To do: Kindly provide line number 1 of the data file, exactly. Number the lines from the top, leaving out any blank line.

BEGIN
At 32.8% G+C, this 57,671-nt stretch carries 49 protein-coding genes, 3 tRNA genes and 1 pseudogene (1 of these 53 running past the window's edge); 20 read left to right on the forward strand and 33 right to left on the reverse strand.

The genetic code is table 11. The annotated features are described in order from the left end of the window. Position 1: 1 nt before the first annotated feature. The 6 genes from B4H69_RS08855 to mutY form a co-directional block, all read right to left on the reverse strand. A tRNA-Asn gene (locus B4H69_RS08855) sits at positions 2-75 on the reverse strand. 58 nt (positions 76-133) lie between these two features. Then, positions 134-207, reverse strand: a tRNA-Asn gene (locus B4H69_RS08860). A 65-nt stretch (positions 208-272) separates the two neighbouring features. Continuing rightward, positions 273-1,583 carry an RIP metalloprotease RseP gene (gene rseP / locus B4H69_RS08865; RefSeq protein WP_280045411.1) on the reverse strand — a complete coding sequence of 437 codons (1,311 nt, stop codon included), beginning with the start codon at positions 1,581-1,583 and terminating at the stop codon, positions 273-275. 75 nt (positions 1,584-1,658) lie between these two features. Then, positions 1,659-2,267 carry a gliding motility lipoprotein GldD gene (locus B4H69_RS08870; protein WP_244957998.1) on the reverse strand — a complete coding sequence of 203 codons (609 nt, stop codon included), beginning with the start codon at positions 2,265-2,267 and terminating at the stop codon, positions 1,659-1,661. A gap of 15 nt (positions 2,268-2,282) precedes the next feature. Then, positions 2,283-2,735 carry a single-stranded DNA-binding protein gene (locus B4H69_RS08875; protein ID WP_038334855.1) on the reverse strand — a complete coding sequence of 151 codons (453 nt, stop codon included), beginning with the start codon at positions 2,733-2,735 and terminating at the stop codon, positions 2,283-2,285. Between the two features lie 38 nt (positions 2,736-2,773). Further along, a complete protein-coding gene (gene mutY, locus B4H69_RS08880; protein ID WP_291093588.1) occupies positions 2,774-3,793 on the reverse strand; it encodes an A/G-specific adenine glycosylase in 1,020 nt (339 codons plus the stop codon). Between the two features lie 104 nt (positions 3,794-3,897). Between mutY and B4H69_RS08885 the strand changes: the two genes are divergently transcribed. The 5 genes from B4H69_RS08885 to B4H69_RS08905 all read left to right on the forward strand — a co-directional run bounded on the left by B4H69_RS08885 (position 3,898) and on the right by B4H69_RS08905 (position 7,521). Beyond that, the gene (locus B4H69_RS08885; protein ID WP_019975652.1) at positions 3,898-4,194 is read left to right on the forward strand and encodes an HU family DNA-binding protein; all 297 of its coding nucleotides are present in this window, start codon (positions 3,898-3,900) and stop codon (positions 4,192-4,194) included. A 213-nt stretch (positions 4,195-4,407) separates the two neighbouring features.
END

At 32.8% G+C, this 57,671-nt stretch carries 49 protein-coding genes, 3 tRNA genes and 1 pseudogene (1 of these 53 running past the window's edge); 20 read left to right on the forward strand and 33 right to left on the reverse strand.